. Prabhupada asserted, for example, that "this movement of Krsna consciousness was introduced by Lord Caitanya five hundred years ago in Bengal." Like many other bearers of innovative messages, Prabhupada denied that he was saying anything new. He claimed to present only the clear, unvarnished message of the Bhagavad-Gita. In his understanding, any interpretation was the enemy of the transcendent clarity of the text. He asserted that "Vedic knowledge is not a question of research. Our research work is imperfect because we are researching things with imperfect senses. We have to accept perfect knowledge which comes down, as it stated in the Bhagavad-gita, by the parampara
(disciplic succession). . . . We must accept the Bhagavad-gita without interpretation, without deletion and without our own whimsical participation in the matter." In fact, Prabhupada contended that people needed to read only
the Bhagavad-Gita, because it is spoken by Krishna himself. It should become, he believed, the "one common scripture for the whole world."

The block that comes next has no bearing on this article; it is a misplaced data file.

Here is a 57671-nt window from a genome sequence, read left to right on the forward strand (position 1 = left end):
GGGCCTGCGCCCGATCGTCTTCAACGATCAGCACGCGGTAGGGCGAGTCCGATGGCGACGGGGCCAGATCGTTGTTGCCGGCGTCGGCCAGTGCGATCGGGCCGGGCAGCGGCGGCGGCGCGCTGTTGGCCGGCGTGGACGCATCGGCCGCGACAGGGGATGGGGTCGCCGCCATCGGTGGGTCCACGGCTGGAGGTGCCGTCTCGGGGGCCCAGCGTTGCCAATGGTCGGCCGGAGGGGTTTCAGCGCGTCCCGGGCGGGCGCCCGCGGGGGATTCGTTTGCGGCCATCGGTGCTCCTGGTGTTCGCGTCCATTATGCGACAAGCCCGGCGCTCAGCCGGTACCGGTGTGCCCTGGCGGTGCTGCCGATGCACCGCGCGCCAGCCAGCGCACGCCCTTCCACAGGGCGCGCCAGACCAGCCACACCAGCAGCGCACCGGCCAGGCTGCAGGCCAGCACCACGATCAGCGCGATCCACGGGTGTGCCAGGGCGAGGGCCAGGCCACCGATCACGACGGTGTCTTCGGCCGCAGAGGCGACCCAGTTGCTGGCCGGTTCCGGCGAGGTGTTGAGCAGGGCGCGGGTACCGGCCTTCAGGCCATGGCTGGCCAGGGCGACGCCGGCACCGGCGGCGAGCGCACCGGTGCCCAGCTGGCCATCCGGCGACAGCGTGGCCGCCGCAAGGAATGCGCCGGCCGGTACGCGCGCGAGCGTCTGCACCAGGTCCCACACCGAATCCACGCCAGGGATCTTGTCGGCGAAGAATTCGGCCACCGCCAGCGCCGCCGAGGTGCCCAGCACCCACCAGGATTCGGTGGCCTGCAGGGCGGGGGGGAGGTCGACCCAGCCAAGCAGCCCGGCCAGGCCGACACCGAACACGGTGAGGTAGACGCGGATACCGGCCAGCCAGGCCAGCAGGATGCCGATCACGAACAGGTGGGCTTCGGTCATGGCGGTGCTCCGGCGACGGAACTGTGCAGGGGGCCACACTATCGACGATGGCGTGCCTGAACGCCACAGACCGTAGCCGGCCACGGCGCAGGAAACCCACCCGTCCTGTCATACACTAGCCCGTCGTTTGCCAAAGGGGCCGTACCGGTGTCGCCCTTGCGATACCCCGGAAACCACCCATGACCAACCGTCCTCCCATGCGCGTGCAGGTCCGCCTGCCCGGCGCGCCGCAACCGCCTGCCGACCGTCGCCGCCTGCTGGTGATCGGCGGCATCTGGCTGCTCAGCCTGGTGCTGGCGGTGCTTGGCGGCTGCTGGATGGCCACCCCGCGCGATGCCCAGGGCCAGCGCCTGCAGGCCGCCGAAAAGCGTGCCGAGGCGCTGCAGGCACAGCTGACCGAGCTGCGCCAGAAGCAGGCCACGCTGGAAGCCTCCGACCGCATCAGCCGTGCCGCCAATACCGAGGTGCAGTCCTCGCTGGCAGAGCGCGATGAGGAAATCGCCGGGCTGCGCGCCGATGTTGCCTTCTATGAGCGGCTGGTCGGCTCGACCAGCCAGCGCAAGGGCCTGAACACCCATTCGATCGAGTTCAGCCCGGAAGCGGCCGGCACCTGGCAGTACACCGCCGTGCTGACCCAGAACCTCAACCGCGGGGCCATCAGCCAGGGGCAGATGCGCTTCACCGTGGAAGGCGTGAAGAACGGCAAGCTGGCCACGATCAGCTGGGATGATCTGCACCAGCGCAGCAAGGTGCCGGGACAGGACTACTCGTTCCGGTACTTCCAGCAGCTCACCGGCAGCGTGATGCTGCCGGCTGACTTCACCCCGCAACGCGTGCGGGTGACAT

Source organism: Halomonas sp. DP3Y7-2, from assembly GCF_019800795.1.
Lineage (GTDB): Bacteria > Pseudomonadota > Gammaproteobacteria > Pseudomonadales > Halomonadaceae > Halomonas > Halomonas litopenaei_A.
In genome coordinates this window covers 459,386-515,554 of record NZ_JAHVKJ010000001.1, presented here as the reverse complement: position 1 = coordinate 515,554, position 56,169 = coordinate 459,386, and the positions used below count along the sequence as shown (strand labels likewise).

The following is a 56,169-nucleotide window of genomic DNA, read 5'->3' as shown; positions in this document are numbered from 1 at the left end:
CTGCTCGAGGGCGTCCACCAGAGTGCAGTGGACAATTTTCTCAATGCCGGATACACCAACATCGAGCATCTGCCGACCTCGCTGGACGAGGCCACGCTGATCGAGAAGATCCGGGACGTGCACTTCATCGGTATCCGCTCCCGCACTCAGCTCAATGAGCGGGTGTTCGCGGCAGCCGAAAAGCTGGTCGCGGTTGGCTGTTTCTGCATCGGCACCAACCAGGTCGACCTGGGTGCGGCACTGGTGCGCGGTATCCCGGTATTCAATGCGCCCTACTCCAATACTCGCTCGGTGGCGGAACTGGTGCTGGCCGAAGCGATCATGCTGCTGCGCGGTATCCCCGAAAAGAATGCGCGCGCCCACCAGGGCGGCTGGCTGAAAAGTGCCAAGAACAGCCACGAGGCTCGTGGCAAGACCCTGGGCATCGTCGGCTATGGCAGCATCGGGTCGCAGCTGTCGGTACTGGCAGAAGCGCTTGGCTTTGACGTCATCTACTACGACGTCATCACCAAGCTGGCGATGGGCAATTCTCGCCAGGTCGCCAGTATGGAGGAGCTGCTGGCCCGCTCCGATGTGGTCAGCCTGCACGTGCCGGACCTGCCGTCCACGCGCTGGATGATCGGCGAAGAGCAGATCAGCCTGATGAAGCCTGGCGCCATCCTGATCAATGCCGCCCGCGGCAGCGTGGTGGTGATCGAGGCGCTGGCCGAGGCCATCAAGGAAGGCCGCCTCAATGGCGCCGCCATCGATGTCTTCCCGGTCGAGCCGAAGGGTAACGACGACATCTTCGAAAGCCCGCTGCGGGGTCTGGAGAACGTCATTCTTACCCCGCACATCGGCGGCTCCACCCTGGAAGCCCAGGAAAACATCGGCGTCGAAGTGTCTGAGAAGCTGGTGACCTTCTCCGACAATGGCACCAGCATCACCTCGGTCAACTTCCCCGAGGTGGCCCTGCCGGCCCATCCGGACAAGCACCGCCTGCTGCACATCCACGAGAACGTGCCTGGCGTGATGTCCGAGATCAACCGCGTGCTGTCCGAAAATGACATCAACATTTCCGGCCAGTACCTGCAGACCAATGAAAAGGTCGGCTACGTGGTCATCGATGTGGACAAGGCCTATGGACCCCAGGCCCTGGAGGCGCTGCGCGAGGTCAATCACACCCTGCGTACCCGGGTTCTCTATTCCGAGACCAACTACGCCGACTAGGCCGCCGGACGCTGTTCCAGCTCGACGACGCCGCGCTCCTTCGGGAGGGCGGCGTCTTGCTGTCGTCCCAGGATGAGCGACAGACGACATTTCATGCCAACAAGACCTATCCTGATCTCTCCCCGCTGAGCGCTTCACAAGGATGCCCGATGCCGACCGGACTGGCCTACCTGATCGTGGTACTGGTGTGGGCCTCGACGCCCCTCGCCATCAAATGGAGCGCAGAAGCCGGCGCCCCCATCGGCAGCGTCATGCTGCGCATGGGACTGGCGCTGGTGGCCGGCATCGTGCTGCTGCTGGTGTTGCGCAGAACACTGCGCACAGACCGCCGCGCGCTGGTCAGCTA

In Prabhupada's formulation, the goal of encountering Krishna is to uncover one's true human identity. He wrote that "the purpose of this Krsna consciousness movement is to awaken man's original consciousness . . . We are all part and parcel of God; that is our real identity." As he described it, however, the quest to retrieve that lost identity was both simple and arduous. Especially in the current age, when humans have almost completely lost sight of their true nature, Prabhupada recommended that the chanting of a simple mantra could reawaken their consciousness of God. The mantra that repeats the praises of God, "Hare Krishna, Hare Krishna, Krishna Krishna, Hare Hare / Hare Rama, Hare Rama, Rama, Rama, Hare Hare," as one devotee put it, "is the biggest connection we have to Krishna. All other things are based on it." Another devotee reported that "when you chant Hare Krishna you become purified. Your awareness is acutely intensified. Your awareness of everything: your spiritual awareness, your physical awareness, your awareness of everything around you." But even after several years of dutifully reciting the mantra, the same devotee acknowledged that the effects of chanting were not immediate. With firm resolve, she reported: "I want to learn to perfect the chanting of the Hare Krishna mantra. That's a main goal. I want to learn to chant Hare Krishna and actually become pure. I've been making spiritual advancement, so I want to make more progress. I want to actually realize that Krishna is God and that everyone won't be happy until they are situated back into the practice of serving God, serving Krishna." Prabhupada taught that the discipline necessary to chant with full consciousness the necessary sixteen daily rounds of the mantra on a 108-bead rosary could only be developed in the context of a guru-disciple relationship. He asserted that "one who is serious about understanding spiritual life requires a guru." Because he saw the guru's task as ensuring that no human being suffers in the material world and because suffering stems from ignorance, Prabhupada insisted that "the guru's first business is to rescue his disciple from ignorance." The guru does that by leading the ignorant sufferer to the Bhagavad-Gita and to the greatest mantra, "Hare Krishna." Being acutely aware of the competition among many who would claim to be gurus, Prabhupada assured his audiences that the only trustworthy gurus would be found within a specific tradition of teachers, or disciplic succession, that could trace itself back through Prabhupada's own guru to Caitanya and eventually to Krishna himself.